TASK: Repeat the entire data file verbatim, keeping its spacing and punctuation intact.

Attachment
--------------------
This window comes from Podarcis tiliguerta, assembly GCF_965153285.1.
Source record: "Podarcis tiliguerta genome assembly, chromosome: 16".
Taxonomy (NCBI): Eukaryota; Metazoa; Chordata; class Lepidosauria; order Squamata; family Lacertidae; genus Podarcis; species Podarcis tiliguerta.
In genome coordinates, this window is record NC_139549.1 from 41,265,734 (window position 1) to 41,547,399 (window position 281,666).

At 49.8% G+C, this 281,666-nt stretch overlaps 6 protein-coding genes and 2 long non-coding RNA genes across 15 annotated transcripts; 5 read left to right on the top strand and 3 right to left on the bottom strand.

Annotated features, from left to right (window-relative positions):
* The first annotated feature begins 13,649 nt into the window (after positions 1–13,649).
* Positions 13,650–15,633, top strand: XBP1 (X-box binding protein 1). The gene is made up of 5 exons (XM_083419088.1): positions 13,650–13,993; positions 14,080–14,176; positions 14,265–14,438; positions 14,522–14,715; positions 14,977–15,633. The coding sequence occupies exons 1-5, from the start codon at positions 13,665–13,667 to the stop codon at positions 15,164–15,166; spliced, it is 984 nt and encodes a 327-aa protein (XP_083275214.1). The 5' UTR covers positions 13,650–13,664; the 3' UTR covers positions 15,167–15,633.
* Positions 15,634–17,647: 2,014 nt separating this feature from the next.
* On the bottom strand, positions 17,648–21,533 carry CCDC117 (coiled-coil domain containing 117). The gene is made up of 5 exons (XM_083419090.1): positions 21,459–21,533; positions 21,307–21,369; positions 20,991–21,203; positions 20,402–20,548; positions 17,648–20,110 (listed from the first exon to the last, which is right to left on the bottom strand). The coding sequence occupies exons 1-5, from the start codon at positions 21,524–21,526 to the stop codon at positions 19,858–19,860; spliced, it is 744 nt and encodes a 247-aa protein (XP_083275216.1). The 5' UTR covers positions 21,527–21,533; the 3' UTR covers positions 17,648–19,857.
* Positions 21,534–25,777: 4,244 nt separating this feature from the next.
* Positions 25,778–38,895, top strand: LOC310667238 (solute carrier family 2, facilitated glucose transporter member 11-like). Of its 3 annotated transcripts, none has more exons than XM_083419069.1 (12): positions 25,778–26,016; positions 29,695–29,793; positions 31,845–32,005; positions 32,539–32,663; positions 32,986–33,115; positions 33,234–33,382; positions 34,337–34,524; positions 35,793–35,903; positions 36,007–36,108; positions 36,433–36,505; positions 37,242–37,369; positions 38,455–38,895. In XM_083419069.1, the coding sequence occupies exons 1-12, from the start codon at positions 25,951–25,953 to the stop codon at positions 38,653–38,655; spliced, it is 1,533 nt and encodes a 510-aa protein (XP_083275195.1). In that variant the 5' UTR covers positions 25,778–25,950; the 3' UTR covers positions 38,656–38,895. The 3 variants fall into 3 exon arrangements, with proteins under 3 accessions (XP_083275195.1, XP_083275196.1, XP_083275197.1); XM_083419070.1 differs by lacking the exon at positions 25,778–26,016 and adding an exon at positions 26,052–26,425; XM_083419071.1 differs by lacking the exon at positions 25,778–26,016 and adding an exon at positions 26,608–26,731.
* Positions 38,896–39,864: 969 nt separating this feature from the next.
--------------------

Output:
This window comes from Podarcis tiliguerta, assembly GCF_965153285.1.
Source record: "Podarcis tiliguerta genome assembly, chromosome: 16".
Taxonomy (NCBI): Eukaryota; Metazoa; Chordata; class Lepidosauria; order Squamata; family Lacertidae; genus Podarcis; species Podarcis tiliguerta.
In genome coordinates, this window is record NC_139549.1 from 41,265,734 (window position 1) to 41,547,399 (window position 281,666).

At 49.8% G+C, this 281,666-nt stretch overlaps 6 protein-coding genes and 2 long non-coding RNA genes across 15 annotated transcripts; 5 read left to right on the top strand and 3 right to left on the bottom strand.

Annotated features, from left to right (window-relative positions):
* The first annotated feature begins 13,649 nt into the window (after positions 1–13,649).
* Positions 13,650–15,633, top strand: XBP1 (X-box binding protein 1). The gene is made up of 5 exons (XM_083419088.1): positions 13,650–13,993; positions 14,080–14,176; positions 14,265–14,438; positions 14,522–14,715; positions 14,977–15,633. The coding sequence occupies exons 1-5, from the start codon at positions 13,665–13,667 to the stop codon at positions 15,164–15,166; spliced, it is 984 nt and encodes a 327-aa protein (XP_083275214.1). The 5' UTR covers positions 13,650–13,664; the 3' UTR covers positions 15,167–15,633.
* Positions 15,634–17,647: 2,014 nt separating this feature from the next.
* On the bottom strand, positions 17,648–21,533 carry CCDC117 (coiled-coil domain containing 117). The gene is made up of 5 exons (XM_083419090.1): positions 21,459–21,533; positions 21,307–21,369; positions 20,991–21,203; positions 20,402–20,548; positions 17,648–20,110 (listed from the first exon to the last, which is right to left on the bottom strand). The coding sequence occupies exons 1-5, from the start codon at positions 21,524–21,526 to the stop codon at positions 19,858–19,860; spliced, it is 744 nt and encodes a 247-aa protein (XP_083275216.1). The 5' UTR covers positions 21,527–21,533; the 3' UTR covers positions 17,648–19,857.
* Positions 21,534–25,777: 4,244 nt separating this feature from the next.
* Positions 25,778–38,895, top strand: LOC310667238 (solute carrier family 2, facilitated glucose transporter member 11-like). Of its 3 annotated transcripts, none has more exons than XM_083419069.1 (12): positions 25,778–26,016; positions 29,695–29,793; positions 31,845–32,005; positions 32,539–32,663; positions 32,986–33,115; positions 33,234–33,382; positions 34,337–34,524; positions 35,793–35,903; positions 36,007–36,108; positions 36,433–36,505; positions 37,242–37,369; positions 38,455–38,895. In XM_083419069.1, the coding sequence occupies exons 1-12, from the start codon at positions 25,951–25,953 to the stop codon at positions 38,653–38,655; spliced, it is 1,533 nt and encodes a 510-aa protein (XP_083275195.1). In that variant the 5' UTR covers positions 25,778–25,950; the 3' UTR covers positions 38,656–38,895. The 3 variants fall into 3 exon arrangements, with proteins under 3 accessions (XP_083275195.1, XP_083275196.1, XP_083275197.1); XM_083419070.1 differs by lacking the exon at positions 25,778–26,016 and adding an exon at positions 26,052–26,425; XM_083419071.1 differs by lacking the exon at positions 25,778–26,016 and adding an exon at positions 26,608–26,731.
* Positions 38,896–39,864: 969 nt separating this feature from the next.